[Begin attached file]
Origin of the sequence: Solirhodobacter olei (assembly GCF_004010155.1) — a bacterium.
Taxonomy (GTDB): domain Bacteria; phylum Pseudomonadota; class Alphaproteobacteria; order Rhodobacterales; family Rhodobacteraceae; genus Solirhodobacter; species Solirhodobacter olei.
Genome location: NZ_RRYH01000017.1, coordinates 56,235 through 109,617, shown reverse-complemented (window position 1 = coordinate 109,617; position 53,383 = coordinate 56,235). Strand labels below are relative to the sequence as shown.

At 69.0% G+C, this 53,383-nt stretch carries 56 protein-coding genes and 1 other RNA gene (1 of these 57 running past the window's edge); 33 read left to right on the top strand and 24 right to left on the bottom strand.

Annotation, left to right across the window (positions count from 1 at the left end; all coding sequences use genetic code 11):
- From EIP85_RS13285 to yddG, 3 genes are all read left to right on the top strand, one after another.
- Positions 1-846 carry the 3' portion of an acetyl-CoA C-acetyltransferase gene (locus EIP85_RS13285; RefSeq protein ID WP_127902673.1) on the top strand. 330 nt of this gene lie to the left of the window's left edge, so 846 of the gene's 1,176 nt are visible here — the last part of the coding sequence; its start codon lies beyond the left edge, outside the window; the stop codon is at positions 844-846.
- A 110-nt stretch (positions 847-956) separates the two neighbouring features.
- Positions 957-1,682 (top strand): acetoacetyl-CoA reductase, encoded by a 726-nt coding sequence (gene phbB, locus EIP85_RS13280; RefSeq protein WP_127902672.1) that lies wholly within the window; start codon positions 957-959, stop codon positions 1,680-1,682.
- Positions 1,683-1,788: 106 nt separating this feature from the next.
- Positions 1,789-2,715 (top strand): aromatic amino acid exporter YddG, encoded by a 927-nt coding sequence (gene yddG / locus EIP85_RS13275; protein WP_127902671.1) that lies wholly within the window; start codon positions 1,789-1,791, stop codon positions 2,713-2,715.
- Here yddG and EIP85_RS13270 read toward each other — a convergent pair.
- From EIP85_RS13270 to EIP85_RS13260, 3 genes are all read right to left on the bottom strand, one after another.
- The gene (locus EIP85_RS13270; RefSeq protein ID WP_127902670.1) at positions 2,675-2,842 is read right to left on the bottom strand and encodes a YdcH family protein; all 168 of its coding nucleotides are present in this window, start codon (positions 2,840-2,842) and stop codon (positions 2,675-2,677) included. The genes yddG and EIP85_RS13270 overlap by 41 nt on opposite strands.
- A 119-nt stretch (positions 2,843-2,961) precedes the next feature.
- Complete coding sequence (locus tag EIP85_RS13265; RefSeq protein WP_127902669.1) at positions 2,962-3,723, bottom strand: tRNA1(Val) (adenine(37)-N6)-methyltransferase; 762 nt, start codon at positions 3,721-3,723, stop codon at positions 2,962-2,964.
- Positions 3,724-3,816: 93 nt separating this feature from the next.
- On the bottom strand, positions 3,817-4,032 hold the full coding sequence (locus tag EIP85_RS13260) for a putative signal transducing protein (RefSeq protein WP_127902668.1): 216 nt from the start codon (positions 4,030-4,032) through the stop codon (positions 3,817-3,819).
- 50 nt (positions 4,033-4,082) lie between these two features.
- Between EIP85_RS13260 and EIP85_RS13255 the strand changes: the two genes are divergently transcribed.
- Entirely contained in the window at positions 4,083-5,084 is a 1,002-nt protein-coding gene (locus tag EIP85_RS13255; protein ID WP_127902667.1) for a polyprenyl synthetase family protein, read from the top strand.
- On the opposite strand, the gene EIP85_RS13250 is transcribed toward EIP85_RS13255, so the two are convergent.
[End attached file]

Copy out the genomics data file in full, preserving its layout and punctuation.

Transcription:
Origin of the sequence: Solirhodobacter olei (assembly GCF_004010155.1) — a bacterium.
Taxonomy (GTDB): domain Bacteria; phylum Pseudomonadota; class Alphaproteobacteria; order Rhodobacterales; family Rhodobacteraceae; genus Solirhodobacter; species Solirhodobacter olei.
Genome location: NZ_RRYH01000017.1, coordinates 56,235 through 109,617, shown reverse-complemented (window position 1 = coordinate 109,617; position 53,383 = coordinate 56,235). Strand labels below are relative to the sequence as shown.

At 69.0% G+C, this 53,383-nt stretch carries 56 protein-coding genes and 1 other RNA gene (1 of these 57 running past the window's edge); 33 read left to right on the top strand and 24 right to left on the bottom strand.

Annotation, left to right across the window (positions count from 1 at the left end; all coding sequences use genetic code 11):
- From EIP85_RS13285 to yddG, 3 genes are all read left to right on the top strand, one after another.
- Positions 1-846 carry the 3' portion of an acetyl-CoA C-acetyltransferase gene (locus EIP85_RS13285; RefSeq protein ID WP_127902673.1) on the top strand. 330 nt of this gene lie to the left of the window's left edge, so 846 of the gene's 1,176 nt are visible here — the last part of the coding sequence; its start codon lies beyond the left edge, outside the window; the stop codon is at positions 844-846.
- A 110-nt stretch (positions 847-956) separates the two neighbouring features.
- Positions 957-1,682 (top strand): acetoacetyl-CoA reductase, encoded by a 726-nt coding sequence (gene phbB, locus EIP85_RS13280; RefSeq protein WP_127902672.1) that lies wholly within the window; start codon positions 957-959, stop codon positions 1,680-1,682.
- Positions 1,683-1,788: 106 nt separating this feature from the next.
- Positions 1,789-2,715 (top strand): aromatic amino acid exporter YddG, encoded by a 927-nt coding sequence (gene yddG / locus EIP85_RS13275; protein WP_127902671.1) that lies wholly within the window; start codon positions 1,789-1,791, stop codon positions 2,713-2,715.
- Here yddG and EIP85_RS13270 read toward each other — a convergent pair.
- From EIP85_RS13270 to EIP85_RS13260, 3 genes are all read right to left on the bottom strand, one after another.
- The gene (locus EIP85_RS13270; RefSeq protein ID WP_127902670.1) at positions 2,675-2,842 is read right to left on the bottom strand and encodes a YdcH family protein; all 168 of its coding nucleotides are present in this window, start codon (positions 2,840-2,842) and stop codon (positions 2,675-2,677) included. The genes yddG and EIP85_RS13270 overlap by 41 nt on opposite strands.
- A 119-nt stretch (positions 2,843-2,961) precedes the next feature.
- Complete coding sequence (locus tag EIP85_RS13265; RefSeq protein WP_127902669.1) at positions 2,962-3,723, bottom strand: tRNA1(Val) (adenine(37)-N6)-methyltransferase; 762 nt, start codon at positions 3,721-3,723, stop codon at positions 2,962-2,964.
- Positions 3,724-3,816: 93 nt separating this feature from the next.
- On the bottom strand, positions 3,817-4,032 hold the full coding sequence (locus tag EIP85_RS13260) for a putative signal transducing protein (RefSeq protein WP_127902668.1): 216 nt from the start codon (positions 4,030-4,032) through the stop codon (positions 3,817-3,819).
- 50 nt (positions 4,033-4,082) lie between these two features.
- Between EIP85_RS13260 and EIP85_RS13255 the strand changes: the two genes are divergently transcribed.
- Entirely contained in the window at positions 4,083-5,084 is a 1,002-nt protein-coding gene (locus tag EIP85_RS13255; protein ID WP_127902667.1) for a polyprenyl synthetase family protein, read from the top strand.
- On the opposite strand, the gene EIP85_RS13250 is transcribed toward EIP85_RS13255, so the two are convergent.